The ‘Towards a Mayor4CleanAir’ hustings brought the four leading Mayoral candidates together last night to flaunt their green credentials and explain how they would reduce air pollution in London.
Luisa Porritt, the Liberal Democrat candidate, and Sian Berry, the Green Party candidate attended in person, however, Labour Mayor Sadiq Khan was represented by Hackney Mayor Philip Glanville, and Shaun Bailey, the Conservative candidate, was represented by Conservative MP David Simmonds.
The Zoom hustings, joined by 500 people, was planned by several organisations including Mums for Lungs and the British Lung Foundation, to watch the candidates debate the dangers of air pollution, Ultra-Low Emission Zones (ULEZ), the Silver Town Tunnel project, car dependency and wood burning.
Mums for Lungs founder, and of the event organisers Jemima Hartshorn said: “Most of the issues that need to be discussed when talking about air pollution came up and we were glad to learn of strong policies the candidates have to address this issue.”
We cut through the jargon and scored each candidate based on their performance last night:
SIAN BERRY, GREEN PARTY
OVERALL PITCH: Greens have a transformative, comprehensive plan to reduce air pollution and traffic.
SUMMARY: Berry is a veteran of climate campaigning and was the only candidate to propose a target to reduce air pollution. She put forward a transformative and bold vision for cleaning London’s air in tandem with international pollution targets.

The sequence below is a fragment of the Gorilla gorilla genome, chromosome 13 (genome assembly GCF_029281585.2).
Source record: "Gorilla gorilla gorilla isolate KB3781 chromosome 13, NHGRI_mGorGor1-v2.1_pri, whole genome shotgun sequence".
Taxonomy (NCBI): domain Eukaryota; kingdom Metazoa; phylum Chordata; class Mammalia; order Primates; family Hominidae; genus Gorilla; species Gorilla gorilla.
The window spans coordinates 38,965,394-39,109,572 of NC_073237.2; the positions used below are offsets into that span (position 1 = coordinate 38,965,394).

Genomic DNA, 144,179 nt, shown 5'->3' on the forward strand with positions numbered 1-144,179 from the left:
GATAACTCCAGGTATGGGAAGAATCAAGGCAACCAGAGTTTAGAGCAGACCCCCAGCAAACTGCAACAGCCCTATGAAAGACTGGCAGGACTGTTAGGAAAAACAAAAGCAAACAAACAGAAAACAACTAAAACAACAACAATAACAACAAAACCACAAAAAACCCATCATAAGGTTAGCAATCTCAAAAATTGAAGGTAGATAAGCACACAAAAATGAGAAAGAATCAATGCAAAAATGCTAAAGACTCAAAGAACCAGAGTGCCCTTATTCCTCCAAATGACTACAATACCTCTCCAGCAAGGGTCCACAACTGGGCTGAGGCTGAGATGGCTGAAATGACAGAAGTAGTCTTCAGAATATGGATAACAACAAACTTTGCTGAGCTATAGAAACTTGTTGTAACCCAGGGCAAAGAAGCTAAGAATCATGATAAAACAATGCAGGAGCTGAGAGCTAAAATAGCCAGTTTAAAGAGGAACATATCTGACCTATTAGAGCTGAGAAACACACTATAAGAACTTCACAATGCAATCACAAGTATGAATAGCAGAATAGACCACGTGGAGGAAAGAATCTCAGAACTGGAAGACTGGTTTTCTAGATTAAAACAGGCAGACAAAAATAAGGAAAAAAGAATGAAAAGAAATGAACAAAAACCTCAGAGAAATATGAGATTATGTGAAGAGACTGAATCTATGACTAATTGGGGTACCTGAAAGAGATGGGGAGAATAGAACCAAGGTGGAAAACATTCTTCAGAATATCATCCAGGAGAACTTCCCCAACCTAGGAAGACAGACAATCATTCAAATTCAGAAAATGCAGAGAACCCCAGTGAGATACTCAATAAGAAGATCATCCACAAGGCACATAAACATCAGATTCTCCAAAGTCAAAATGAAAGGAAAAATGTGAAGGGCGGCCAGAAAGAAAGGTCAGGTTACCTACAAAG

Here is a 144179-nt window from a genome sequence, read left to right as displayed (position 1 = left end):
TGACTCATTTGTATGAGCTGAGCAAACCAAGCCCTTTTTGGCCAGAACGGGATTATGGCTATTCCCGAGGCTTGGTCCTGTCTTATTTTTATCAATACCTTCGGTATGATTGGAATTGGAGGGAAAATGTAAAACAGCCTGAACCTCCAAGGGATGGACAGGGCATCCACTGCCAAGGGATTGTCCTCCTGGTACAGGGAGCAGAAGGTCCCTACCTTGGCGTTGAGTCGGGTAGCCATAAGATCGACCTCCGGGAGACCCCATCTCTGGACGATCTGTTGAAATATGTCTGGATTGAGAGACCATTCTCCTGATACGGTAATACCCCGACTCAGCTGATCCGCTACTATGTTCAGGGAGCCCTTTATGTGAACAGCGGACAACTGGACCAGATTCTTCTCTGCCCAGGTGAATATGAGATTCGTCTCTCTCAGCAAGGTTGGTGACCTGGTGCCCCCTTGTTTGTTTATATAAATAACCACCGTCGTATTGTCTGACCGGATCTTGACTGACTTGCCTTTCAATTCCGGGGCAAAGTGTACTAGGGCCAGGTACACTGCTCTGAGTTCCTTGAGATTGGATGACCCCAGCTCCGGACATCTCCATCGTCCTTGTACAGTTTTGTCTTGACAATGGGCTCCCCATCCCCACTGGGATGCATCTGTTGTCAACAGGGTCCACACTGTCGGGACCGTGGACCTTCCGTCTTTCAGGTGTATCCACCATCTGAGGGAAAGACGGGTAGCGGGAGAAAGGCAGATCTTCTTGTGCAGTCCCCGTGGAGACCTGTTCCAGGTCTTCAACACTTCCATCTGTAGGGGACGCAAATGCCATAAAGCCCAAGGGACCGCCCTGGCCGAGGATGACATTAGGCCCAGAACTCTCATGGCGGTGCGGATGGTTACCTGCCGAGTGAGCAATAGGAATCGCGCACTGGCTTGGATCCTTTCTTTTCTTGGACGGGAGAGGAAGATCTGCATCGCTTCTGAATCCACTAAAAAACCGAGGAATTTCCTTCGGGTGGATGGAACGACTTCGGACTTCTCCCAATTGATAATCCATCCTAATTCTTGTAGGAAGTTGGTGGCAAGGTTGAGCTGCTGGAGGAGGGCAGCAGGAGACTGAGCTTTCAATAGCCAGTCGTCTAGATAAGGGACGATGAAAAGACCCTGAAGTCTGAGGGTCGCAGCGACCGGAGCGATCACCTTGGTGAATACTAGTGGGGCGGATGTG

With the main goal being to reduce the miles driven on the road, Berry promised to make the ULEZ London-wide and introduce a Clean Air Act in memory of nine-year-old Ella Kissi-Debrah, who died of a fatal asthma attack because of air pollution in 2013.
Berry said the Greens would also introduce a new road pricing system, triple the cycle budget, and invest in alternative transportation infrastructure and green homes with solar panels.
She criticised any policy that encouraged car dependency and said public transport would expand into the suburbs with reduced fares for passengers from those areas.
Berry labelled the Silver Town Tunnel project a ‘disaster’, claiming it will generate more traffic and congestion.
BEST QUOTE: “This is one of those things where an Olympic-style effort is needed. And the reason we want to do it is to save lives, to make the city healthy, to keep the city safe, and to build a better world for the future.”
GREEN SCORE: 5/5
SADIQ KHAN, LABOUR PARTY REPRESENTED BY PHILIP GLANVILLE, HACKNEY MAYOR
OVERALL PITCH: Since becoming Mayor, Khan’s policies have already reduced air pollution and if re-elected will continue to deliver.
SUMMARY: Glanville irked the Green and Lib Dem candidates from the start by suggesting the election is a two-horse race between Labour and the Conservatives.
He emphasised Khan’s tangible achievements in reducing air pollution: the introduction of the ULEZ and expanding cycle routes around the city, with the result being a 94% reduction of Londoners living in areas with illegal nitrogen oxide levels.
Glanville also suggested air pollution was a social justice issue given it disproportionately affects lower-income and BAME Londoners and said ULEZ could expand along with additional cycle lanes, green taxi fleets, and green economic recovery from the pandemic.